custard tart Custard Tart | Pastel de Nata

Take the tram 15 in Praça da Figueira, Praça do Comércio or Cais do Sodré.

  • From the river: from Praça do Comércio walk east to Campo das Cebolas or to the Fado Museum. Enter one of the small streets and you are in Alfama.
  • From the top of the hill: go to the Miradouro Portas do Sol or to the Miradouro de Santa Luzia. You can walk or take the elétrico 12 or elétrico 28. Go down to Alfama.
  • From the Sé-Catedral: Alfama is behind the church.
  • By train: Take the train at Rossio Station. Sintra is the last station. It is about 40 minutes. The first train leaves at 06:01 AM and the last one returns from Sintra at 00:20 AM. The ticket costs 4.50 € round trip. ● check the time here.
  • By car: Sintra is a short drive from Lisbon. The town can be reached from Lisbon in just half an hour on the IC19 motorway.
  1. Palace and Park of Pena (half day)> search on the Internet or perhaps it's better to ask at the train station in Sintra from where to take the bus to the Palace. Down you can walk through the Castelo dos Mouros (Castle of the Moors).
  2. Palácio da Vila (the Village Palace)
  3. Quinta da Regaleira
  4. Don't forget to taste a TRAVESSEIRO at Café Piriquita (light puff, rolled and folded seven times, and filled with delicious almond-and-egg-yolk cream and lightly dusted with sugar)
    (2,3 and 4 is everything in the village, 15 minutes walk from the station)
  5. If you want to eat in Sintra, the best is the APEADEIRO Restaurant, which is next to the station. Frequented by both locals and tourists.
  • CCB > Belém (Contemporary Art)
  • Museu dos Coches > Belém (Coach Museum)
  • MAAT >Belém (Art, Architectute and Technology)
  • Calouste Gulbenkian > Metro São Sebastião (Decorative and Modern Art)
  • Museu de Arte Antiga > Rua das Janelas Verdes (Ancient Art)
  • Sé-Catedral > The oldest church in the city is the see of the Archdiocese of Lisbon. Since the beginning of the construction of the cathedral, in the year 1147, the building has been modified several times and survived many earthquakes. It is nowadays a mix of different architectural styles.
    #Romanesque, Gothic, Baroque
  • Jerónimos Monastery > Former monastery of the Order of Saint Jerome near the Tagus river in the parish of Belém. One of the most prominent examples of the Portuguese Late Gothic Manueline style of architecture in Lisbon. It was classified a UNESCO World Heritage Site, along with the nearby Tower of Belém.
    # Late Gothic Manueline
  • Igreja de São Roque > One of the few buildings in Lisbon to survive the earthquake relatively unscathed. When built in the 16th century it was the first Jesuit church designed in the “auditorium-church” style specifically for preaching. It contains a number of chapels, most in the Baroque style of the early 17th century. The chapel of Saint John , the Baptist, it was reportedly the most expensive chapel in Europe at the time.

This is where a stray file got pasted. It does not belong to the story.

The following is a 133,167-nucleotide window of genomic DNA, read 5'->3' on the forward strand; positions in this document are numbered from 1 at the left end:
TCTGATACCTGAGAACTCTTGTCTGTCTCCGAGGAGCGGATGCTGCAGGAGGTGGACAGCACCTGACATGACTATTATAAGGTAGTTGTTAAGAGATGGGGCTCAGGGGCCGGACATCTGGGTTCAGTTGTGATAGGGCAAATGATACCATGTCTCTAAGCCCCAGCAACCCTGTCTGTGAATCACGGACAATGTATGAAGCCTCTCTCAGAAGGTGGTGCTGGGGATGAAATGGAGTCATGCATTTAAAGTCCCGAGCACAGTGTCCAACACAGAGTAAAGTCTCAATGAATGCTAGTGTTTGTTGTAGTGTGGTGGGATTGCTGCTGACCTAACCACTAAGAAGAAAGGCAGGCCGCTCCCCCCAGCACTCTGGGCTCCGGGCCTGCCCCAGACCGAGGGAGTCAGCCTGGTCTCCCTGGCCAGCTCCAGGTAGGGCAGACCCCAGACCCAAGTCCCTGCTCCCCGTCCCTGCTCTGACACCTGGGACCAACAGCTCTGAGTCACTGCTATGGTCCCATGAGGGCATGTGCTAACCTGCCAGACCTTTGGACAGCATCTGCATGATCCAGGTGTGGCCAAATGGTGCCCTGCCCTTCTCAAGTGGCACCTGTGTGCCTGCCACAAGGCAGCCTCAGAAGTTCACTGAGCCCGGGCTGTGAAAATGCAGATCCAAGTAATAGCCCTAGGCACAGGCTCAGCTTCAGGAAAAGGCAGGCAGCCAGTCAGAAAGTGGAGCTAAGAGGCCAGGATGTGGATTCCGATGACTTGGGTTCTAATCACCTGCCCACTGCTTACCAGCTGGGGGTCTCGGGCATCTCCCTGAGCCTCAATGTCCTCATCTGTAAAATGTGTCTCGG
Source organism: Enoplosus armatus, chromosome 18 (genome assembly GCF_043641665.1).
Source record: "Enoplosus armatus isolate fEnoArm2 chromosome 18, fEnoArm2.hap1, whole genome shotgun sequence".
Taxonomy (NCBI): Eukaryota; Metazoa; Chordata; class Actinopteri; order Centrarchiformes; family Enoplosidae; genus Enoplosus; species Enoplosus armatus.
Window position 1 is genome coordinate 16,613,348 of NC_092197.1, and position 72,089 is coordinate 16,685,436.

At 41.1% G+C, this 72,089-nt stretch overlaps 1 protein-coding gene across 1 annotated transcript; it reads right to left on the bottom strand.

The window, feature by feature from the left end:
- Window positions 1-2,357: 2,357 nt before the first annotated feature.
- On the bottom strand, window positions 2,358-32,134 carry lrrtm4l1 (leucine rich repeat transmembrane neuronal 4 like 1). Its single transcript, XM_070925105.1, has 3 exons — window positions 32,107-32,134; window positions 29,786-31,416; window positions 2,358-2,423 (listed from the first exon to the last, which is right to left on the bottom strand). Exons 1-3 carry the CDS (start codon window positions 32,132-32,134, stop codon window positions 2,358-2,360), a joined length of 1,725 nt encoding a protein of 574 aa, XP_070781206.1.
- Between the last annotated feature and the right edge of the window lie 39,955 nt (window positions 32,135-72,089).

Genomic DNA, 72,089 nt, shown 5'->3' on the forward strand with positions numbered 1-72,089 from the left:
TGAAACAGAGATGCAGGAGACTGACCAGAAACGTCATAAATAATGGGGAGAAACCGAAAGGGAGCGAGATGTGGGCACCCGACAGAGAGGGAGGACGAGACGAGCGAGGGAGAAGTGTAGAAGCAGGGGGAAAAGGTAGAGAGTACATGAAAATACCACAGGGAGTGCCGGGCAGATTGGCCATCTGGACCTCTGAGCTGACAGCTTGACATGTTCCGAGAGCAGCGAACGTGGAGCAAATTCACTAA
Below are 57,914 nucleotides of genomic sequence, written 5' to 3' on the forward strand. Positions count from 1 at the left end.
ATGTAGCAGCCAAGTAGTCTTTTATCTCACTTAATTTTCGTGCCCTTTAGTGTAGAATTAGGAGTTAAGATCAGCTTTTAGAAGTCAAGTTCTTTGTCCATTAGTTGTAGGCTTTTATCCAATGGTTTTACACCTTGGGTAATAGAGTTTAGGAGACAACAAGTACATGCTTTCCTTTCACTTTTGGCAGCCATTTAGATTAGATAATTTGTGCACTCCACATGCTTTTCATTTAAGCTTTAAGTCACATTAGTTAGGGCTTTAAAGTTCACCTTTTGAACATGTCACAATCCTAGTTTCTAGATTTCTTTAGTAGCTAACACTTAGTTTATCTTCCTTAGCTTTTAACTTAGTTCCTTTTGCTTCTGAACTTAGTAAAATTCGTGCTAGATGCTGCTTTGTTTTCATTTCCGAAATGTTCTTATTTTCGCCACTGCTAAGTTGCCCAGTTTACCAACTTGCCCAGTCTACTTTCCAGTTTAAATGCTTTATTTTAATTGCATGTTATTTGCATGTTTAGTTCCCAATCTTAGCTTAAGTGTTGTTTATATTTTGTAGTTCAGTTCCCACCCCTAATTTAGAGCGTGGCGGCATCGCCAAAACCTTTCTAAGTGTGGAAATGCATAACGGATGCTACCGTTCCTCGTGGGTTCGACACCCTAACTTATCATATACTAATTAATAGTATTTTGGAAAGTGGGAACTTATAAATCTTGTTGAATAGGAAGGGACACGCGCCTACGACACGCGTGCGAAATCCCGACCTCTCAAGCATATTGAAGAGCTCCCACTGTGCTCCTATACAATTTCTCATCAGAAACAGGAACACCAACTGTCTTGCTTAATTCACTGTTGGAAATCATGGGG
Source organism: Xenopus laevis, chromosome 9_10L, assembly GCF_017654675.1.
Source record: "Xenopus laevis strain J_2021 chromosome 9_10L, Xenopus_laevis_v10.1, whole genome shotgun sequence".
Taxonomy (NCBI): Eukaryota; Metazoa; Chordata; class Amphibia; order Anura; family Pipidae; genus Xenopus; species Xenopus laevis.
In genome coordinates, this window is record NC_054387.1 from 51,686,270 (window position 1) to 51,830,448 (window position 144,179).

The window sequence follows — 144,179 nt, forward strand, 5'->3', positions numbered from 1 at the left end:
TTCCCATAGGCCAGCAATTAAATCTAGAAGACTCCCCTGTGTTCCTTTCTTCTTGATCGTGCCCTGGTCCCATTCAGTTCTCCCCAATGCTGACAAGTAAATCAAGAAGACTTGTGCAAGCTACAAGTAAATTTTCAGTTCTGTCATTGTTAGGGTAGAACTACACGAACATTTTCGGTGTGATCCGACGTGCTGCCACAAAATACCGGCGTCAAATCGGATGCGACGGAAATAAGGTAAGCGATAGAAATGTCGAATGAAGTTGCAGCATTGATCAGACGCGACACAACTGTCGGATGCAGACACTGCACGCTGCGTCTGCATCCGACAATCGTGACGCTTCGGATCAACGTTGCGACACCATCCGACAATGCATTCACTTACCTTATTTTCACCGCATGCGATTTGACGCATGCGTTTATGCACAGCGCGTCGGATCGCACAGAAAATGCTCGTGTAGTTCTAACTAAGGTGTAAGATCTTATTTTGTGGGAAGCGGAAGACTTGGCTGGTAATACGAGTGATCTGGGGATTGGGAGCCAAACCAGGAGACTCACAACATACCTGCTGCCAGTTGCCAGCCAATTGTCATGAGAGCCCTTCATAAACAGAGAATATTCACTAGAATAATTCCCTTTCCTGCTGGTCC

# Baroque
  • Igreja de São Domingos > The church was dedicated in 1241 and was, at one time, the largest church in Lisbon. It is also important in the history of the inquisition; It was the site of the Lisbon Massacre of 1506, and now there is a monument in front to remember the event. Prior to the establishment of the modern Portuguese republic in 1910, the church typically hosted royal weddings. In 1959 the church was devastated when a fire broke out in the building.The restoration left many signs of the fire in place.
    # Baroque
  • Basílica da Estrela > It was built by order of Queen Maria I of Portugal, as a fulfilled promise for giving birth to a son. Construction started in 1779 and the basilica was finished in 1790. The Estrela Basilica was the first church in the world dedicated to the Sacred Heart of Jesus.
    # Baroque and Neoclassical
  • Take a ferry at Cais do Sodré to Cacilhas which is in the town of Almada. It's just 10 minutes crossing the river and you will see the city from the other side.

  • Visit Campo de Ourique District. It is one of the few residential neighborhoods in Lisbon that has everything to live. It is a small town within the city.

In the center there are several parks.

  • Estacionamento Restauradores

  • Estacionamento Martim Moniz

  • Parque da Praça da Figueira

The 28 goes through a good part of the historic city. Because of its popularity it is almost always crowded (like canned sardines).Instead of taking the tram in the Plaza del Martim Moniz, where you may have to wait more than an hour in the queues, take it at Praça São João Bosco in the neighborhood of Campo de Ourique and make the journey that ends in the Martim Moniz. The tram stop is in front of the gates of the famous Cemitério dos Prazeres. As the neighborhood of Campo de Ourique has no metro station and is a bit far from the center you can take a taxi or an Uber for there. But when the tour ends you will be in the center. google maps

tram 28 stop at São João Bosco Square Praça São João Bosco

Yes, there are more routes and they are also worth the ride. Try the 12, the 15, the 24 or the 25.

  • By train (3 hours): take the train at Santa Apolónia or Oriente (metro stations with the same name).
    Tickets and timetables: www.cp.pt

  • By bus (3 hours): take the bus at Sete Rios (metro Jardim Zoológico - blue line) or Oriente (metro Oriente - red line).
    Tickets and timetables: www.rede-expressos.pt